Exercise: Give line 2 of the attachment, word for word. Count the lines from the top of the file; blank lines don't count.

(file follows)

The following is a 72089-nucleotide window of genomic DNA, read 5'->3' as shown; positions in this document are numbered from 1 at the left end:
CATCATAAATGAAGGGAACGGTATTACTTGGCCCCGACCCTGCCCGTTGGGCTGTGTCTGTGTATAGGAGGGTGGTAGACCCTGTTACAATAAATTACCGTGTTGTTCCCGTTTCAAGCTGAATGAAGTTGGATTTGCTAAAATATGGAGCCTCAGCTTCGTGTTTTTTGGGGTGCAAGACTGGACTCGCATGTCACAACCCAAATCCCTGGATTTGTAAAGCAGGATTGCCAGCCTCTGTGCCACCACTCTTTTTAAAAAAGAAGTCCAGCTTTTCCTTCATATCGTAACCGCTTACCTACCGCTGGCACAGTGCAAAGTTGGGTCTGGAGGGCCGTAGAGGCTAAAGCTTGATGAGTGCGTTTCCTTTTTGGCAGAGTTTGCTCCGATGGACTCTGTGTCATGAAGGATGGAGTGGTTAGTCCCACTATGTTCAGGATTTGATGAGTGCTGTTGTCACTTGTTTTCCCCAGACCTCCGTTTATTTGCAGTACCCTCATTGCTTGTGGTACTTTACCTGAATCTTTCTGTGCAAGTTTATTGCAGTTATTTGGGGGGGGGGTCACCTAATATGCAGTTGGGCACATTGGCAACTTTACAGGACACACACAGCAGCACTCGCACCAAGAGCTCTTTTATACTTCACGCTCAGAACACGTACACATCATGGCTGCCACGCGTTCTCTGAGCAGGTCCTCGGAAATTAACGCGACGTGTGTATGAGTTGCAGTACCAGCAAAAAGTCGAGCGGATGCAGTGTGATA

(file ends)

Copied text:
CATCATAAATGAAGGGAACGGTATTACTTGGCCCCGACCCTGCCCGTTGGGCTGTGTCTGTGTATAGGAGGGTGGTAGACCCTGTTACAATAAATTACCGTGTTGTTCCCGTTTCAAGCTGAATGAAGTTGGATTTGCTAAAATATGGAGCCTCAGCTTCGTGTTTTTTGGGGTGCAAGACTGGACTCGCATGTCACAACCCAAATCCCTGGATTTGTAAAGCAGGATTGCCAGCCTCTGTGCCACCACTCTTTTTAAAAAAGAAGTCCAGCTTTTCCTTCATATCGTAACCGCTTACCTACCGCTGGCACAGTGCAAAGTTGGGTCTGGAGGGCCGTAGAGGCTAAAGCTTGATGAGTGCGTTTCCTTTTTGGCAGAGTTTGCTCCGATGGACTCTGTGTCATGAAGGATGGAGTGGTTAGTCCCACTATGTTCAGGATTTGATGAGTGCTGTTGTCACTTGTTTTCCCCAGACCTCCGTTTATTTGCAGTACCCTCATTGCTTGTGGTACTTTACCTGAATCTTTCTGTGCAAGTTTATTGCAGTTATTTGGGGGGGGGGTCACCTAATATGCAGTTGGGCACATTGGCAACTTTACAGGACACACACAGCAGCACTCGCACCAAGAGCTCTTTTATACTTCACGCTCAGAACACGTACACATCATGGCTGCCACGCGTTCTCTGAGCAGGTCCTCGGAAATTAACGCGACGTGTGTATGAGTTGCAGTACCAGCAAAAAGTCGAGCGGATGCAGTGTGATA